To understand the concept of managed data in Databricks, it is first necessary to outline how Databricks organises data. At the highest level, Databricks uses metastores to store the metadata associated with data objects. Databricks Unity Catalog is one such metastore. It provides data governance and management across multiple Databricks workspaces. The metastore organises tables (where your data is stored) in a hierarchical structure.
The highest level of organisation in this hierarchy is the catalog. Catalogs are a collection of databases (also referred to as schemas in Databricks' terminology). A database is the second level of organisation in the Unity Catalog namespacing model. Databases are a collection of tables. The tables in a database are the third level of organisation in this hierarchy.
A table is structured data, stored as a directory of files on cloud object storage. By default, Databricks creates tables as Delta tables, which store data using the Delta Lake format. Delta Lake is an open-source storage format that offers ACID transactions, time travel and audit history.
Databricks tables belong to one of two categories: managed and unmanaged (external) tables. Databricks manages both the data and associated metadata of managed tables. If you drop a managed table, you will delete the underlying data. The data of a managed table resides in the location of the database to which it is registered.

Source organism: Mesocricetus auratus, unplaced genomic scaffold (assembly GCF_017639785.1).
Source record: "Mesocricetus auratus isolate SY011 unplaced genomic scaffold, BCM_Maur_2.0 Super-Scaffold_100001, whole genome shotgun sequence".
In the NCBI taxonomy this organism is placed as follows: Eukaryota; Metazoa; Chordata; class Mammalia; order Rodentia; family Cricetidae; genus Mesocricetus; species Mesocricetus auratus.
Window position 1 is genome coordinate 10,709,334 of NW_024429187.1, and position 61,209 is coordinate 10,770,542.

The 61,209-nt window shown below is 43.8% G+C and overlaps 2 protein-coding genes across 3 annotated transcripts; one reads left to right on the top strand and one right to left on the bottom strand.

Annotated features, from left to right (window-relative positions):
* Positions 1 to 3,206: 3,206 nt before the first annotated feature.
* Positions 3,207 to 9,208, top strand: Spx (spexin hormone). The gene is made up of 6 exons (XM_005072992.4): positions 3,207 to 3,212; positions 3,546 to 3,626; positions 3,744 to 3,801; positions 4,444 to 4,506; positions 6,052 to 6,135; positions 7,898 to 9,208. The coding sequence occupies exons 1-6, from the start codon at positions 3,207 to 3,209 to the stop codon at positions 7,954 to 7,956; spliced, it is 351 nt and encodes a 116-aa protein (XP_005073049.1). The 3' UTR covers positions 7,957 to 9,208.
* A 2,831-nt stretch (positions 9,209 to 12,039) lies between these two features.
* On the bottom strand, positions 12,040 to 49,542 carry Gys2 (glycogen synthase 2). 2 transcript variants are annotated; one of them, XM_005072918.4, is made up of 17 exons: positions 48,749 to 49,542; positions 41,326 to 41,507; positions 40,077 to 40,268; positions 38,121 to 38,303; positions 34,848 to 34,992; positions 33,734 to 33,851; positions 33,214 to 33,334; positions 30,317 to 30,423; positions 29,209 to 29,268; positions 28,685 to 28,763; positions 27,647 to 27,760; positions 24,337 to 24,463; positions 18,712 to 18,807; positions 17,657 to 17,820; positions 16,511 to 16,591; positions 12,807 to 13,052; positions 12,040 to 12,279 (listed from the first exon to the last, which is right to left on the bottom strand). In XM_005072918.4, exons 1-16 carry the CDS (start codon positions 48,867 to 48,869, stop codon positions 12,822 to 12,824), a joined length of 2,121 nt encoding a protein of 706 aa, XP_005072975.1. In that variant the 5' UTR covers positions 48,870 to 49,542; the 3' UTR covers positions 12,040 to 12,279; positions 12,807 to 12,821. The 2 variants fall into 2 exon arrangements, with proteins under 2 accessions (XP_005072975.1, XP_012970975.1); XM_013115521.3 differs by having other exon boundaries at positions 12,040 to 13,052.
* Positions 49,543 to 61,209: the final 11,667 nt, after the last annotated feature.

On the other hand, for unmanaged tables, Databricks only manages the metadata. If you drop an unmanaged table, you will not delete the underlying data. These tables require a specified location during creation.
Let's demonstrate how to use the ManagedTableDataSet with a simple example on Databricks. You'll need to open a new Databricks notebook and attach it to a cluster to follow along with the rest of this example, which runs on a workspace using a Hive metastore. We'll create a dataset containing weather readings, save it to a managed Delta table on Databricks, append some data, and access a specific table version to showcase Delta Lake's time travel capabilities.
Run every separate code snippet in this section in a new notebook cell.
The first steps are to set up your workspace by creating a
weather database in your metastore and installing Kedro. Run the following SQL code to create the database:
%sql create database if not exists weather;